(Walter Rane’s cover for the 1976 edition)
There is a reason that Pamela Sargent’s Cloned Lives (1976) has been overshadowed by Kate Wilhelm’s clone-themed Where Late the Sweet Birds Sang (1976), which garnered a Hugo award and a Nebula nomination, released the same year. While Sargent’s vision is painfully melodramatic and descriptive to a fault where pages and pages and pages pass without a single metaphor or simile, Wilhelm’s was psychologically taut and beautiful. Cloned Lives is comprised of three previously published works, the short story “A Sense of Difference” (1972), the novella “Father” (1974), and the novelette “Clone Sister” (1973). Each section shifts perspective between each of the clones and their father (with a culminating “Interface” section).
Despite Cloned Lives’ manifold flaws there are a few moments of interest, notably amongst descriptive postulations about the nature of her futuristic society, that are prescient and thought-provoking. Likewise, Sargent’s conscious effort to integrate a vast assortment of races (Indians, Arabs, Africans, etc) and gender roles (homosexual couples who use cloning to have children, female scientists, etc) is admirable and appealing. However, these brief (yet intriguing) interludes and observations do not redeem the banal melodrama and repetition that comprises the majority of the work.
Brief Plot Summary/Analysis
In the year 2000 A.D. Paul Swenson, a brilliant and famous astrophysicist, is approached by one of his biologist friends Hidey Takamura to be the progenitor of a batch of six clones. Previously this type of experiment was forbidden but the end of moratorium on cloning meant that for a brief amount of time, until new legislation could be passed, it’s legal. In the background of the actual experiment millennialist unrest surges — Apocalyptics hold up trains and preach Christ’s Second Coming (23). The arrival of clones will also be met with public disapproval and suspicion…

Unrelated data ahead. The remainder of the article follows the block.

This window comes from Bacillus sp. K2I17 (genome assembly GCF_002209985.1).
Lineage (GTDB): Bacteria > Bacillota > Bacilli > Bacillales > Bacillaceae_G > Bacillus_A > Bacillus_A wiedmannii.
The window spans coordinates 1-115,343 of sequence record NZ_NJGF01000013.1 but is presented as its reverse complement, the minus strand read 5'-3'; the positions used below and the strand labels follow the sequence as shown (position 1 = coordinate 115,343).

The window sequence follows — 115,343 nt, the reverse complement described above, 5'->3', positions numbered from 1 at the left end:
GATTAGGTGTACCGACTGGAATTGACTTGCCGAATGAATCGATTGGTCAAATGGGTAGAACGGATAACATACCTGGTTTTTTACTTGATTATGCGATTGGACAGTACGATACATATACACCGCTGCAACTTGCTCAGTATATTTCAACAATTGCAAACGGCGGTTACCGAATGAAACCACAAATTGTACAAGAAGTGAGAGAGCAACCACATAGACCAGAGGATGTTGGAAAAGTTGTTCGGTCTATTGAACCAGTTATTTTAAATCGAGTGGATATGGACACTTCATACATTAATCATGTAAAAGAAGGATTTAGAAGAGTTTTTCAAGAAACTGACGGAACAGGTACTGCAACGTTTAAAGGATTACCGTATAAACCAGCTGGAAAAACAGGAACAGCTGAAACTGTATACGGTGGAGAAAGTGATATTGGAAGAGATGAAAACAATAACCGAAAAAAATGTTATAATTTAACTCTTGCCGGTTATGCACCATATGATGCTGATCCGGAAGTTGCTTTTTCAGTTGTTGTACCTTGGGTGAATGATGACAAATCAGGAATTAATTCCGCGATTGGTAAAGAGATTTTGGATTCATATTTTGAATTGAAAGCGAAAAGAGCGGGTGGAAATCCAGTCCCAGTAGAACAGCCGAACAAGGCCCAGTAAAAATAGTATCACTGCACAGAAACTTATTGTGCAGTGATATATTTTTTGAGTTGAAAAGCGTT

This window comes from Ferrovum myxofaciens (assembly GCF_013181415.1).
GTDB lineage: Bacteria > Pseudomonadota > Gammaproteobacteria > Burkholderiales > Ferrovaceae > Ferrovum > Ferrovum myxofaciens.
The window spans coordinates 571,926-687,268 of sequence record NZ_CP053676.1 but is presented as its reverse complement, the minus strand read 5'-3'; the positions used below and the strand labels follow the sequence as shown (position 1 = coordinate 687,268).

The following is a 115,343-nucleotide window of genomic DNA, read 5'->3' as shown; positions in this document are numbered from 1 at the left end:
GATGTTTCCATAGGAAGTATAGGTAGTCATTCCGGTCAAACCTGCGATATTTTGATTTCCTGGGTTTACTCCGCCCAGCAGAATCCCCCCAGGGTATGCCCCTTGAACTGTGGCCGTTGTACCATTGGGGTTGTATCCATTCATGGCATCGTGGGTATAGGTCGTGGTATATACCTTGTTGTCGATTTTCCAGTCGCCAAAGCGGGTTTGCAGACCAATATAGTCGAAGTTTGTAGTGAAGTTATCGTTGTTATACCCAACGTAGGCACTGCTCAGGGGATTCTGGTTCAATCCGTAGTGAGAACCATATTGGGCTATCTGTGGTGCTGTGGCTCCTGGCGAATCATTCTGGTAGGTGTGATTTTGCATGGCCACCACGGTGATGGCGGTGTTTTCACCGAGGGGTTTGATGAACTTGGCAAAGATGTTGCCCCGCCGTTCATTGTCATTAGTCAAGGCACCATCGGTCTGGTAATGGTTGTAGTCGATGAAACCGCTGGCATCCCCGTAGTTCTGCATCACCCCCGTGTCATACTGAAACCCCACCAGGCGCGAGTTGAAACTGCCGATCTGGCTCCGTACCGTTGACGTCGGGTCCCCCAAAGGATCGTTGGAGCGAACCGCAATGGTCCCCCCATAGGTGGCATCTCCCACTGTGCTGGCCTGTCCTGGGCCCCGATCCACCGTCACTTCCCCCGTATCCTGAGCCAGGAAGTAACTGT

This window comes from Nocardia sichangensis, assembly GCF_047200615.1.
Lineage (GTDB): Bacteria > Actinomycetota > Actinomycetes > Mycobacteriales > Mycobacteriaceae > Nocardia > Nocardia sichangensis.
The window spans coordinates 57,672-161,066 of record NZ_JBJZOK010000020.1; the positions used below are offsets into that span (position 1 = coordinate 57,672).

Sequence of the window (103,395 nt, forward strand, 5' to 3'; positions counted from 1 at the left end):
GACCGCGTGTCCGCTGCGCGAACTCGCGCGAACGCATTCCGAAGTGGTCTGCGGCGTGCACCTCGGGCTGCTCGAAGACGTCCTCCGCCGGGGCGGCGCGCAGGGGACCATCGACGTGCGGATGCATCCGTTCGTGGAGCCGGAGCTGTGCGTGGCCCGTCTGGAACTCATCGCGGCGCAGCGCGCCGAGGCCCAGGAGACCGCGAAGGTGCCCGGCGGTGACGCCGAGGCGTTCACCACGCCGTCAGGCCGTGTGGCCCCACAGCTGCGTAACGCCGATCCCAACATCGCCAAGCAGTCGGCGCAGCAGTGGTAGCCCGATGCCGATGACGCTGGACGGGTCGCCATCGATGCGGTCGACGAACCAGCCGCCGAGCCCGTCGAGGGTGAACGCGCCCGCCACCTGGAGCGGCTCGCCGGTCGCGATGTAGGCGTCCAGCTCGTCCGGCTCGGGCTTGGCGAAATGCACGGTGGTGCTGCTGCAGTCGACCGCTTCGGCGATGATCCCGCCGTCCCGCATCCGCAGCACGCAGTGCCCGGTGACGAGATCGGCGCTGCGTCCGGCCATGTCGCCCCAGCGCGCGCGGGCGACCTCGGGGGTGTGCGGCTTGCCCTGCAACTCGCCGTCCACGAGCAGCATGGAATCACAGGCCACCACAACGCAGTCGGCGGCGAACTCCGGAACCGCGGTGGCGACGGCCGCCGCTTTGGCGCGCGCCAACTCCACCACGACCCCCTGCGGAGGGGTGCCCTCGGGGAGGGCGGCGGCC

Whether or not the clones will be exactly the same as their progenitor is a topic of debate. Hidey convinces Paul, who never was able to bear children due to the death of his wife, with the following argument: “Your environment influences you. You make choices. I’ve seen artists make things I didn’t think could be made with clay and I’ve seen people do things that seemed far beyond the abilities nature gave them. Your clone would at least start out with some damned good clay” (20). Paul agrees to have the clones made — five male clones and one female clone (one dies in its artificial womb).
Initially they are teased and tormented and they each deal with it in different ways. This sense of confusion is heightened when Paul dies while on the moon. They are forced to confront who they are and what others think of them. Edward decides that he will avoid any activity that “might require camaraderie of close personal contact with others” (81) while others try to fit in. Each clone pursues a what is ostensibly a different trajectory: Jim decides to become a writer and goes his own way, Al heads to the moon and tries to emulate Paul in the study of astrophysics, Mike tries to fit in and gets a doctorate researching power plants (he works for a company that helps third world countries), Ed retreats into his mathematics, Kira studies biology with the same individuals that oversaw her cloning.